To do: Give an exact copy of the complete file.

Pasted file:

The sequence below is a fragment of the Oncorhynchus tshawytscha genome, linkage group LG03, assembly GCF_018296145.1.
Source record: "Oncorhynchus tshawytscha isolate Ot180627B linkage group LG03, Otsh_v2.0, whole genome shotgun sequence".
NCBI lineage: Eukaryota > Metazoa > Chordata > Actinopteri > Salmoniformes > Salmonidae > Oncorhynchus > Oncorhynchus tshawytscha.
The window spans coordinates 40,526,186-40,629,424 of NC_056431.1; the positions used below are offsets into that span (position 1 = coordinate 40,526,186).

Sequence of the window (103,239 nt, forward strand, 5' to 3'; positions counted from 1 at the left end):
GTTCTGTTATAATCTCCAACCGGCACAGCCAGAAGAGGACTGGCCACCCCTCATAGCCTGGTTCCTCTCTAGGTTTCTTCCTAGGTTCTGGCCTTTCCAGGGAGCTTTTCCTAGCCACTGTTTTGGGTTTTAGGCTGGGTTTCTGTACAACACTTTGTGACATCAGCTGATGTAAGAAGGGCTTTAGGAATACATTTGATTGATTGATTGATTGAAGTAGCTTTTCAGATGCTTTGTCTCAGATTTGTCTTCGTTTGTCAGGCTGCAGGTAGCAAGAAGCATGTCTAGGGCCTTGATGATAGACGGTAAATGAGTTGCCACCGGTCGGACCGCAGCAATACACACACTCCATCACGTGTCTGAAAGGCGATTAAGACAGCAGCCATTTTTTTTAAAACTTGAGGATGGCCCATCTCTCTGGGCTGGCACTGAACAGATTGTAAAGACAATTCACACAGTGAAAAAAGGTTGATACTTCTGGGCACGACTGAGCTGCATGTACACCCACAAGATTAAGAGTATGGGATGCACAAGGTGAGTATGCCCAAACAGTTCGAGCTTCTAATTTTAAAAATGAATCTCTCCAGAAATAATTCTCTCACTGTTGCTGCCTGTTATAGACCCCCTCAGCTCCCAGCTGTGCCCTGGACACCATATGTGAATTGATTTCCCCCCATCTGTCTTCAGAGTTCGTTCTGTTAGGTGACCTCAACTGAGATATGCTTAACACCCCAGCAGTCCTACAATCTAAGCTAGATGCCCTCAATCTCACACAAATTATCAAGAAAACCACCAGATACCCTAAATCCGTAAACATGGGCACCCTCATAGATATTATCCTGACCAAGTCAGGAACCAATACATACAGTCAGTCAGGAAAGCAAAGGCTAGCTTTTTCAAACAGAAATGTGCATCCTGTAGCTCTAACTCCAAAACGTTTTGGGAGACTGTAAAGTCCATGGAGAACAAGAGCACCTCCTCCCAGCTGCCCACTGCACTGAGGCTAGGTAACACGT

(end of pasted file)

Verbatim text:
The sequence below is a fragment of the Oncorhynchus tshawytscha genome, linkage group LG03, assembly GCF_018296145.1.
Source record: "Oncorhynchus tshawytscha isolate Ot180627B linkage group LG03, Otsh_v2.0, whole genome shotgun sequence".
NCBI lineage: Eukaryota > Metazoa > Chordata > Actinopteri > Salmoniformes > Salmonidae > Oncorhynchus > Oncorhynchus tshawytscha.
The window spans coordinates 40,526,186-40,629,424 of NC_056431.1; the positions used below are offsets into that span (position 1 = coordinate 40,526,186).

Sequence of the window (103,239 nt, forward strand, 5' to 3'; positions counted from 1 at the left end):
GTTCTGTTATAATCTCCAACCGGCACAGCCAGAAGAGGACTGGCCACCCCTCATAGCCTGGTTCCTCTCTAGGTTTCTTCCTAGGTTCTGGCCTTTCCAGGGAGCTTTTCCTAGCCACTGTTTTGGGTTTTAGGCTGGGTTTCTGTACAACACTTTGTGACATCAGCTGATGTAAGAAGGGCTTTAGGAATACATTTGATTGATTGATTGATTGAAGTAGCTTTTCAGATGCTTTGTCTCAGATTTGTCTTCGTTTGTCAGGCTGCAGGTAGCAAGAAGCATGTCTAGGGCCTTGATGATAGACGGTAAATGAGTTGCCACCGGTCGGACCGCAGCAATACACACACTCCATCACGTGTCTGAAAGGCGATTAAGACAGCAGCCATTTTTTTTAAAACTTGAGGATGGCCCATCTCTCTGGGCTGGCACTGAACAGATTGTAAAGACAATTCACACAGTGAAAAAAGGTTGATACTTCTGGGCACGACTGAGCTGCATGTACACCCACAAGATTAAGAGTATGGGATGCACAAGGTGAGTATGCCCAAACAGTTCGAGCTTCTAATTTTAAAAATGAATCTCTCCAGAAATAATTCTCTCACTGTTGCTGCCTGTTATAGACCCCCTCAGCTCCCAGCTGTGCCCTGGACACCATATGTGAATTGATTTCCCCCCATCTGTCTTCAGAGTTCGTTCTGTTAGGTGACCTCAACTGAGATATGCTTAACACCCCAGCAGTCCTACAATCTAAGCTAGATGCCCTCAATCTCACACAAATTATCAAGAAAACCACCAGATACCCTAAATCCGTAAACATGGGCACCCTCATAGATATTATCCTGACCAAGTCAGGAACCAATACATACAGTCAGTCAGGAAAGCAAAGGCTAGCTTTTTCAAACAGAAATGTGCATCCTGTAGCTCTAACTCCAAAACGTTTTGGGAGACTGTAAAGTCCATGGAGAACAAGAGCACCTCCTCCCAGCTGCCCACTGCACTGAGGCTAGGTAACACGT